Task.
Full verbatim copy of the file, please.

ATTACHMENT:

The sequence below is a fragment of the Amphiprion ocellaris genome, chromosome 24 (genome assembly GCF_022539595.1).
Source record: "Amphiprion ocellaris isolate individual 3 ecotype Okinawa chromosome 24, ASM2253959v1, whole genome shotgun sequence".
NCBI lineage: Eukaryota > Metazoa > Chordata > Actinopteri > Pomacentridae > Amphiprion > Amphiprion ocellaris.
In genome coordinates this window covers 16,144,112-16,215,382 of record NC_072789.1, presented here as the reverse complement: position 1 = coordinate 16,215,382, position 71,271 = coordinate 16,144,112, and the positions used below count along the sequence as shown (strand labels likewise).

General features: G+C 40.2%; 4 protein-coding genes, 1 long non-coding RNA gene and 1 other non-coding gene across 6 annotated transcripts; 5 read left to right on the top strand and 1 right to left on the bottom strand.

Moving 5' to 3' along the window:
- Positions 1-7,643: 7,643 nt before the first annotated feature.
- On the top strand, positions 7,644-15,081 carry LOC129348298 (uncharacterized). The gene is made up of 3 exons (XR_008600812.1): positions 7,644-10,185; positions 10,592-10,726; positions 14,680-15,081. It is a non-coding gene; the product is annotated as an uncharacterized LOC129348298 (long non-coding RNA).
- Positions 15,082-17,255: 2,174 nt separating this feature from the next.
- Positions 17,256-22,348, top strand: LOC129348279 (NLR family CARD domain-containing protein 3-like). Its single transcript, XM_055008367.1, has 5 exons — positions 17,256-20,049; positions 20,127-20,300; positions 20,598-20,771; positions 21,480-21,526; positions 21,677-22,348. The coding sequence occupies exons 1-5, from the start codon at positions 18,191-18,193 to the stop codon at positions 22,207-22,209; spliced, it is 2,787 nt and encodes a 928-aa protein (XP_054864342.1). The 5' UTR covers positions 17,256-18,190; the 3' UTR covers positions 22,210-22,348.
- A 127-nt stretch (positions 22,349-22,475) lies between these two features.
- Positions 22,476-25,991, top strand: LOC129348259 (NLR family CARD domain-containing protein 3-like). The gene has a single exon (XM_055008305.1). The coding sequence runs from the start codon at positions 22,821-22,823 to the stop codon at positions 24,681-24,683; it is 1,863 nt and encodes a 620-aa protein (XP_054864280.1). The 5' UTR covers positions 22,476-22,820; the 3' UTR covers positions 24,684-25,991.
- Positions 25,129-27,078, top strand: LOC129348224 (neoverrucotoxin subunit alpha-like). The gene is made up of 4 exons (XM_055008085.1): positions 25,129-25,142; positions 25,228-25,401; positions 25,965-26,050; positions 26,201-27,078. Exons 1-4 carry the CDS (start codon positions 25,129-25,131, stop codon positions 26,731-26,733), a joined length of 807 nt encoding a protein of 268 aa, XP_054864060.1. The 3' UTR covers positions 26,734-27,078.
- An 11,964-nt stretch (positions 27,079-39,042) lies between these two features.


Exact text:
The sequence below is a fragment of the Amphiprion ocellaris genome, chromosome 24 (genome assembly GCF_022539595.1).
Source record: "Amphiprion ocellaris isolate individual 3 ecotype Okinawa chromosome 24, ASM2253959v1, whole genome shotgun sequence".
NCBI lineage: Eukaryota > Metazoa > Chordata > Actinopteri > Pomacentridae > Amphiprion > Amphiprion ocellaris.
In genome coordinates this window covers 16,144,112-16,215,382 of record NC_072789.1, presented here as the reverse complement: position 1 = coordinate 16,215,382, position 71,271 = coordinate 16,144,112, and the positions used below count along the sequence as shown (strand labels likewise).

General features: G+C 40.2%; 4 protein-coding genes, 1 long non-coding RNA gene and 1 other non-coding gene across 6 annotated transcripts; 5 read left to right on the top strand and 1 right to left on the bottom strand.

Moving 5' to 3' along the window:
- Positions 1-7,643: 7,643 nt before the first annotated feature.
- On the top strand, positions 7,644-15,081 carry LOC129348298 (uncharacterized). The gene is made up of 3 exons (XR_008600812.1): positions 7,644-10,185; positions 10,592-10,726; positions 14,680-15,081. It is a non-coding gene; the product is annotated as an uncharacterized LOC129348298 (long non-coding RNA).
- Positions 15,082-17,255: 2,174 nt separating this feature from the next.
- Positions 17,256-22,348, top strand: LOC129348279 (NLR family CARD domain-containing protein 3-like). Its single transcript, XM_055008367.1, has 5 exons — positions 17,256-20,049; positions 20,127-20,300; positions 20,598-20,771; positions 21,480-21,526; positions 21,677-22,348. The coding sequence occupies exons 1-5, from the start codon at positions 18,191-18,193 to the stop codon at positions 22,207-22,209; spliced, it is 2,787 nt and encodes a 928-aa protein (XP_054864342.1). The 5' UTR covers positions 17,256-18,190; the 3' UTR covers positions 22,210-22,348.
- A 127-nt stretch (positions 22,349-22,475) lies between these two features.
- Positions 22,476-25,991, top strand: LOC129348259 (NLR family CARD domain-containing protein 3-like). The gene has a single exon (XM_055008305.1). The coding sequence runs from the start codon at positions 22,821-22,823 to the stop codon at positions 24,681-24,683; it is 1,863 nt and encodes a 620-aa protein (XP_054864280.1). The 5' UTR covers positions 22,476-22,820; the 3' UTR covers positions 24,684-25,991.
- Positions 25,129-27,078, top strand: LOC129348224 (neoverrucotoxin subunit alpha-like). The gene is made up of 4 exons (XM_055008085.1): positions 25,129-25,142; positions 25,228-25,401; positions 25,965-26,050; positions 26,201-27,078. Exons 1-4 carry the CDS (start codon positions 25,129-25,131, stop codon positions 26,731-26,733), a joined length of 807 nt encoding a protein of 268 aa, XP_054864060.1. The 3' UTR covers positions 26,734-27,078.
- An 11,964-nt stretch (positions 27,079-39,042) lies between these two features.